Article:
On Nov. 1, 2021 the China’s Personal Information Protection Law (PIPL) is into effect, aimed to “protect the rights and interests of individuals,” “regulate personal information processing activities,” and “facilitate reasonable use of personal information” (Article 1).
With its entry into force, the broader cyber and data security governance in China is regulated by three pieces of legislation: the PIPL, the Cybersecurity Law, and the Data Security Law. Implementing regulations have been adopted and some have yet to be adopted, making it complex to comply with this framework without proper legal and cybersecurity guidance.
On a comparative perspective, the PIPL aligns with the strictest international privacy benchmarks of the European Union’s General Data Protection Regulation (EU GDPR) in large part, but it differs from the EU framework to a relevant extent. For instance, the PIPL includes certain substantive obligations that differ from the EU GDPR but there are also obligations found in the EU GDPR that are not included in the PIPL.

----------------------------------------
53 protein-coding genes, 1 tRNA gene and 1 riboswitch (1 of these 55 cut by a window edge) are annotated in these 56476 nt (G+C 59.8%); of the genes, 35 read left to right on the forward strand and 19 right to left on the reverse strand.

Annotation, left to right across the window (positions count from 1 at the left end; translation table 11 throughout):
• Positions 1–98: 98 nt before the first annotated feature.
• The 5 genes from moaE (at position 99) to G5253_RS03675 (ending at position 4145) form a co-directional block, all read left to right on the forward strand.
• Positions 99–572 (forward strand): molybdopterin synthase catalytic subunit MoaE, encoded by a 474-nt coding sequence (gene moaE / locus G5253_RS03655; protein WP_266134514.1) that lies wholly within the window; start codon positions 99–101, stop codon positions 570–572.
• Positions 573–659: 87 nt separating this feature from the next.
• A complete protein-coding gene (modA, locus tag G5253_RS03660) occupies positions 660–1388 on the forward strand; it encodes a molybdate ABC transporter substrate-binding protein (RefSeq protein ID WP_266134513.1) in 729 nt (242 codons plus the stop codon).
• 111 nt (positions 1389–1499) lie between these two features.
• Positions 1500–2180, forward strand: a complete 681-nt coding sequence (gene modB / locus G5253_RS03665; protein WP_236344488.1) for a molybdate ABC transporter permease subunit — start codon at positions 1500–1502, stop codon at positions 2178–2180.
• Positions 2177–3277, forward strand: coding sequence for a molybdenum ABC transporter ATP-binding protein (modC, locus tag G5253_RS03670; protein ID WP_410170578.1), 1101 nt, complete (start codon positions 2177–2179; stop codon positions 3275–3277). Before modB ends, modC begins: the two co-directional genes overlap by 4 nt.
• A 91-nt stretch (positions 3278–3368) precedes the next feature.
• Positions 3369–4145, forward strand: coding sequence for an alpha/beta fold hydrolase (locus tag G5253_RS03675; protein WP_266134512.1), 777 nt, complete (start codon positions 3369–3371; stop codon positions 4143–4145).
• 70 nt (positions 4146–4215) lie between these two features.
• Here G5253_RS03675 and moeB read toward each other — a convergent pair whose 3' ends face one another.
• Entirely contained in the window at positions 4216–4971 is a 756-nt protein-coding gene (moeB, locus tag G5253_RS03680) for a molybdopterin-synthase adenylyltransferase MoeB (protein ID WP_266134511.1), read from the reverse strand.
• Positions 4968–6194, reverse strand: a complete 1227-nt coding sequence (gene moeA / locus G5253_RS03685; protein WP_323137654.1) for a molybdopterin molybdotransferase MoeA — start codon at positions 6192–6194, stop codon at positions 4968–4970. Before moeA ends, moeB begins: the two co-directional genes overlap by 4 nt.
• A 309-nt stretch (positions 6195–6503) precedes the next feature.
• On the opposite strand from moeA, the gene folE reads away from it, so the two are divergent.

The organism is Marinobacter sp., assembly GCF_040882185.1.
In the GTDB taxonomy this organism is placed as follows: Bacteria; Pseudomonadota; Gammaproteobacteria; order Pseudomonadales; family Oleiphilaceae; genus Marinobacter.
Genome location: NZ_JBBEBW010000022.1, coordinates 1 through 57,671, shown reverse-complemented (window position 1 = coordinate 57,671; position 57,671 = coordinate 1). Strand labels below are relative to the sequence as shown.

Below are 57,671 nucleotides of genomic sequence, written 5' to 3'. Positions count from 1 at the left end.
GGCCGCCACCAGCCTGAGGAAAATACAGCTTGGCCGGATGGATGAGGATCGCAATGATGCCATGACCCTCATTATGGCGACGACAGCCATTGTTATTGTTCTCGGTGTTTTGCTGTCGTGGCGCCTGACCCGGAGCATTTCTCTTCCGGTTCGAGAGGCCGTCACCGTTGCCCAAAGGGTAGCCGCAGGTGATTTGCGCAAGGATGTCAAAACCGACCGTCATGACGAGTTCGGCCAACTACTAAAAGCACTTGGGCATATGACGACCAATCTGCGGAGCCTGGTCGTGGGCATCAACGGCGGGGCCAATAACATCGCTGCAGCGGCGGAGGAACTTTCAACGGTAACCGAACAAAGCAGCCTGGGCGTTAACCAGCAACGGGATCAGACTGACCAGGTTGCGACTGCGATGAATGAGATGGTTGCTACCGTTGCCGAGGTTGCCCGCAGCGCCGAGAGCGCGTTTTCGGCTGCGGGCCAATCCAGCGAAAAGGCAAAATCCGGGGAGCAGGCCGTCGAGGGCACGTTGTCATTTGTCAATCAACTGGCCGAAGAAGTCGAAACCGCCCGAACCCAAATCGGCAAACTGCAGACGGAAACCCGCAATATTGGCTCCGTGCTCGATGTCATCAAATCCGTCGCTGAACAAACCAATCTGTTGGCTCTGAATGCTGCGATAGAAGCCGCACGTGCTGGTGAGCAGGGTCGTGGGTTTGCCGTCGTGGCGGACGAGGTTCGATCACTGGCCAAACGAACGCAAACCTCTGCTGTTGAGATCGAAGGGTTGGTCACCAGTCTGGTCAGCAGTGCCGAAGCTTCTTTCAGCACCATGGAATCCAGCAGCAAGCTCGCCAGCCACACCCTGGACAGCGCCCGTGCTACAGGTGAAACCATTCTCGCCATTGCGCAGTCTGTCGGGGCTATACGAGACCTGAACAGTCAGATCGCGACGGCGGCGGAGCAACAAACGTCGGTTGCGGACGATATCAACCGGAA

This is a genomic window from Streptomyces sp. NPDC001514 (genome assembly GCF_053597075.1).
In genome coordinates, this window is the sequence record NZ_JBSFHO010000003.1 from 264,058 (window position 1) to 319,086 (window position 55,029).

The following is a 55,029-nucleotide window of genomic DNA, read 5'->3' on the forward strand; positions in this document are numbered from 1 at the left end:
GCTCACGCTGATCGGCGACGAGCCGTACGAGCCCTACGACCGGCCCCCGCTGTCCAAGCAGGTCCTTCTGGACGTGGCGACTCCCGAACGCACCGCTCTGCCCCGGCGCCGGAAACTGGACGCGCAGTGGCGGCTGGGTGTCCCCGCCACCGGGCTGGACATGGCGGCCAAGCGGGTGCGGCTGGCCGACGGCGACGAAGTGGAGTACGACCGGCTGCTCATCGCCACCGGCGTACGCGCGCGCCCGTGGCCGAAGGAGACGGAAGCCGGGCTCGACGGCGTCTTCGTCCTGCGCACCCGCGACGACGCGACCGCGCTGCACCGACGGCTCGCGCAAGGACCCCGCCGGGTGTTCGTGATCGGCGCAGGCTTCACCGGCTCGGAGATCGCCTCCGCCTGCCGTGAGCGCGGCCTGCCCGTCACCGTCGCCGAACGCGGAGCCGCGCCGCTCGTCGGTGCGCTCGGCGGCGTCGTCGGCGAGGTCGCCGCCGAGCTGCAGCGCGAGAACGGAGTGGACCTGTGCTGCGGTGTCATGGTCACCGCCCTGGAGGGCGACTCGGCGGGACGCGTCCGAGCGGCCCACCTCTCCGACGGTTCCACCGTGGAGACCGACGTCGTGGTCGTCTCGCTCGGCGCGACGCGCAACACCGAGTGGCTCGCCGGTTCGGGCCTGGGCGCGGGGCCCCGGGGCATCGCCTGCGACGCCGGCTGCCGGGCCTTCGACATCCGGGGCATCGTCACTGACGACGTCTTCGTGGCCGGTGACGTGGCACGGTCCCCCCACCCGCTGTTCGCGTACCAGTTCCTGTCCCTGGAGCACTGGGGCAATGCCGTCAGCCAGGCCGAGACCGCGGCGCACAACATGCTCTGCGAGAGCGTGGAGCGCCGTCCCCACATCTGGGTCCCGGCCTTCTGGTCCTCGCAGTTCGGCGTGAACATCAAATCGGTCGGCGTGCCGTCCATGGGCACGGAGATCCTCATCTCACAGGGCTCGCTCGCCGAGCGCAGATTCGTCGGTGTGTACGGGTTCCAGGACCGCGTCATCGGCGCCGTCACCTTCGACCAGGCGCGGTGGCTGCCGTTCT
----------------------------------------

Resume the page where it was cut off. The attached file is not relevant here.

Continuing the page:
Like the EU GDPR, also the PIPL has extraterritorial application and imposes thought-through privacy management policies and practices to companies and entities all over the world, when the purpose of the processing is:
(i) To provide products or services to individuals in China
(ii) to “analyze” or “assess” the behaviour of individuals in China; and/or
(iii) for other purposes to be specified by laws and regulations
If you just discovered that your company falls in these conditions, you are also obliged to: